Time series model types

This article demonstrates how you can represent a number of well-known time series models as Dynamic Bayesian networks (DBN).

While you can represent more complex models with a DBN, it is useful to understand how simple time series models relate.

You can extend well known models by adding additional structure. For example a simple extension would be a mixture of Hidden Markov models.

  • For an introduction to building time series models with Bayes Server please see our article on Dynamic Bayesian networks
  • As Bayes Server supports learning both multi-variate time series, and multiple (multi-variate) time series, an import learning options is TimeSeriesMode which can be Pinned or Rolling.
  • Many of the models described below make use of Multi-variate nodes.
  • All models are multi-variate and handle missing data
  • Time series models in Bayes Server can include both temporal (time series) and contemporal (non time series) variables
  • Bayes Server supports time series Anomaly detection
  • Bayes Server supports most probable sequence for discrete time series (an extension of the Viterbi algorithm)

Dynamic Bayesian network

Before we provide examples or well-known models, here is an example of a simple Dynamic Bayesian network.

Dynamic Bayesian network

Vector Auto regressive model

A multivariate auto regressive model, known as a vector auto regressive model.

This is one of the simplest DBNs you can create

With only a single variable, this is a probabilistic version of linear regression. The multi-variate version is equivalent to a probabilistic version of a Vector auto-regressive model.

Even a simple model such as this, represented as a Bayesian network has significant advantages, such as handling missing data, and model verification (if data is anomalous, should we trust a prediction Anomaly detection)

Auto regressive model

N-Order Markov model

The image below shows a first order Markov model, also known as a Markov chain.

Again, since a Bayesian network is probabilistic this model can handle missing data.

By adding addition temporal links you can represent an N-order Markov chain.

Markov model

Hidden Markov model

An Hidden Markov model can be represented as a Bayesian network shown below.

  • The example below uses a multi-variate node
  • The transition node is called a Latent Variable
  • You could also use separate nodes for the observed variables, and in a Bayesian network they can have links between them.
  • In a Bayesian network you can mix discrete and continuous nodes
  • You can have missing data
  • A Bayesian network is not limited to this structure.
  • Use max-propagation if you need the most probable sequence (Viterbi algorithm)

Hidden Markov models have the advantage that the latent (transition node) allows information to flow through many time steps.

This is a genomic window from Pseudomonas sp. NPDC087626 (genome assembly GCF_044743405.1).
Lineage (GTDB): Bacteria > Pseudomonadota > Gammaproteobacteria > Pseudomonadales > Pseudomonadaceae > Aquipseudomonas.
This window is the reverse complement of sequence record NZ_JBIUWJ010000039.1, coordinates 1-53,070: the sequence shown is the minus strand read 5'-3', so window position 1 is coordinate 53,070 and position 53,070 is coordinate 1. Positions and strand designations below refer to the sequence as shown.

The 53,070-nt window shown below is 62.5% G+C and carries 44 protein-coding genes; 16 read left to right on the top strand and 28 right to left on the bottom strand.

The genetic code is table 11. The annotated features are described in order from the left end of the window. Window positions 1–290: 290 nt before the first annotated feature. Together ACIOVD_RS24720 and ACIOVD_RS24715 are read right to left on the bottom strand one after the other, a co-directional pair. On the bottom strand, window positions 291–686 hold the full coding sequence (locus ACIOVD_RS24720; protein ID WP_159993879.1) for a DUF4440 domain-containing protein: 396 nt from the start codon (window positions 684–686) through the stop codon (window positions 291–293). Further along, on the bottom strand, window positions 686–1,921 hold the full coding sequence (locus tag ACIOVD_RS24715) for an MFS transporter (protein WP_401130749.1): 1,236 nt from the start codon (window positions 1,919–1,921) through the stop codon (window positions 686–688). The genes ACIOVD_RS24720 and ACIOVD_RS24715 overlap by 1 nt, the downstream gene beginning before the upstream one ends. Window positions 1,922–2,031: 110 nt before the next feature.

Hidden Markov models are good at predicting transition variables, but are somewhat crude at predicting observation variables. This is because all information must flow through the latent discrete transition variable, and hence nuanced continuous adjustments are lost. (Bayesian networks do not suffer from this limitation )

Hidden Markov model

Time series clustering

Also known as a mixture of auto regressive models

Unlike Hidden Markov models, Time series clustering models can handle nuanced continuous predictions, however they lack the ability to handle information from unlimited history. This is because all time-series information flows through the observation node.

Bayesian networks support models with latent nodes (discrete or continuous) such as an Hidden Markov model, Time Series clustering models, or a hybrid. Bayesian network structure can handle both or more exotic models.

Time series clustering

Kalman Filter

A Kalman filter model is similar to an Hidden Markov model. The only difference is that the latent node is continuous instead of discrete.

Once again, with Bayesian networks you are not limited to this structure.

Kalman filter

Exact & approximate inference

If a time series model has more than one temporal path, then moving beyond short term predictions may require approximate inference ( which Bayes Server supports). In fact you can use exact inference for short term and approximate inference for long term.

By temporal path, we mean how information can flow into the future. For example an Hidden Markov model has only one temporal path (via the hidden/latent variable). The same is true for Kalman filters.

With a Mixtures of Time Series models information can only flow info the future via the observed node.

A model that has temporal links with both latent variables and observed variables (e.g. a hybrid between an Hidden Markov model and a Mixture of time series models) has multiple paths.

When multiple paths exist, exact inference (while generally preferred with Bayesian networks) is fine for a number of steps, becomes hard beyond a a certain number of time steps.